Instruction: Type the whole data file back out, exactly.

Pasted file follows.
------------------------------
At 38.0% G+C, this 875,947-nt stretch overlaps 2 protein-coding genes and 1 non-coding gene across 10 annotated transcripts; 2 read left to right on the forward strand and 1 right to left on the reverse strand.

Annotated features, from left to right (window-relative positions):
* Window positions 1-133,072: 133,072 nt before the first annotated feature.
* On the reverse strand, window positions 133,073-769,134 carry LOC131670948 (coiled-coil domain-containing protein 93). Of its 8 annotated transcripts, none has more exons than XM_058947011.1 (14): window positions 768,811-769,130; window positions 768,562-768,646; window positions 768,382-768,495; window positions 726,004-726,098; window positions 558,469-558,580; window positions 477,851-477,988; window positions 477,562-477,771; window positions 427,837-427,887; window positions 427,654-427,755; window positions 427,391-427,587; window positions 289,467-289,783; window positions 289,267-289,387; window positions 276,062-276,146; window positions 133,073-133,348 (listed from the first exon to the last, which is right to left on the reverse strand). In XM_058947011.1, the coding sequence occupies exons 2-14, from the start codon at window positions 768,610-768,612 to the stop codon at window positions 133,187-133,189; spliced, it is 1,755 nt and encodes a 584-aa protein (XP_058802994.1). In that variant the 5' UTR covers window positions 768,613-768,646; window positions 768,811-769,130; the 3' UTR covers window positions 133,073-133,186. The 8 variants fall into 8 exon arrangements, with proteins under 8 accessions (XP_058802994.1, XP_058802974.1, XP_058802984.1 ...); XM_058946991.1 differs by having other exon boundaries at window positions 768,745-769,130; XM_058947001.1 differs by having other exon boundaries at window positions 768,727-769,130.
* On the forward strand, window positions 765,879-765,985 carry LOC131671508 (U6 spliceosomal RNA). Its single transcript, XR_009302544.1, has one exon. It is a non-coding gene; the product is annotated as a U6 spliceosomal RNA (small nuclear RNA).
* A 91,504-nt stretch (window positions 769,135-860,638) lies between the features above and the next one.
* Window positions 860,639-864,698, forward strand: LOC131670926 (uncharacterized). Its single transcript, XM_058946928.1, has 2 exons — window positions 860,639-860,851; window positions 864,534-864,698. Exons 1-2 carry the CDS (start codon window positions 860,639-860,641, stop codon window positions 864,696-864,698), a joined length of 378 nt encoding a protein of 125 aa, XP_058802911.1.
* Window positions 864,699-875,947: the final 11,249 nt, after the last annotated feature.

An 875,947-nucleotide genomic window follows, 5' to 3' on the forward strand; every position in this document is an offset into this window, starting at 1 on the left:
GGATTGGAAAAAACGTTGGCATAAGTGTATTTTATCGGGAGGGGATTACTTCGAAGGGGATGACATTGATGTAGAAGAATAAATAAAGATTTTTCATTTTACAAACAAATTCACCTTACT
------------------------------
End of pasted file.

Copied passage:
At 38.0% G+C, this 875,947-nt stretch overlaps 2 protein-coding genes and 1 non-coding gene across 10 annotated transcripts; 2 read left to right on the forward strand and 1 right to left on the reverse strand.

Annotated features, from left to right (window-relative positions):
* Window positions 1-133,072: 133,072 nt before the first annotated feature.
* On the reverse strand, window positions 133,073-769,134 carry LOC131670948 (coiled-coil domain-containing protein 93). Of its 8 annotated transcripts, none has more exons than XM_058947011.1 (14): window positions 768,811-769,130; window positions 768,562-768,646; window positions 768,382-768,495; window positions 726,004-726,098; window positions 558,469-558,580; window positions 477,851-477,988; window positions 477,562-477,771; window positions 427,837-427,887; window positions 427,654-427,755; window positions 427,391-427,587; window positions 289,467-289,783; window positions 289,267-289,387; window positions 276,062-276,146; window positions 133,073-133,348 (listed from the first exon to the last, which is right to left on the reverse strand). In XM_058947011.1, the coding sequence occupies exons 2-14, from the start codon at window positions 768,610-768,612 to the stop codon at window positions 133,187-133,189; spliced, it is 1,755 nt and encodes a 584-aa protein (XP_058802994.1). In that variant the 5' UTR covers window positions 768,613-768,646; window positions 768,811-769,130; the 3' UTR covers window positions 133,073-133,186. The 8 variants fall into 8 exon arrangements, with proteins under 8 accessions (XP_058802994.1, XP_058802974.1, XP_058802984.1 ...); XM_058946991.1 differs by having other exon boundaries at window positions 768,745-769,130; XM_058947001.1 differs by having other exon boundaries at window positions 768,727-769,130.
* On the forward strand, window positions 765,879-765,985 carry LOC131671508 (U6 spliceosomal RNA). Its single transcript, XR_009302544.1, has one exon. It is a non-coding gene; the product is annotated as a U6 spliceosomal RNA (small nuclear RNA).
* A 91,504-nt stretch (window positions 769,135-860,638) lies between the features above and the next one.
* Window positions 860,639-864,698, forward strand: LOC131670926 (uncharacterized). Its single transcript, XM_058946928.1, has 2 exons — window positions 860,639-860,851; window positions 864,534-864,698. Exons 1-2 carry the CDS (start codon window positions 860,639-860,641, stop codon window positions 864,696-864,698), a joined length of 378 nt encoding a protein of 125 aa, XP_058802911.1.
* Window positions 864,699-875,947: the final 11,249 nt, after the last annotated feature.

An 875,947-nucleotide genomic window follows, 5' to 3' on the forward strand; every position in this document is an offset into this window, starting at 1 on the left:
GGATTGGAAAAAACGTTGGCATAAGTGTATTTTATCGGGAGGGGATTACTTCGAAGGGGATGACATTGATGTAGAAGAATAAATAAAGATTTTTCATTTTACAAACAAATTCACCTTACT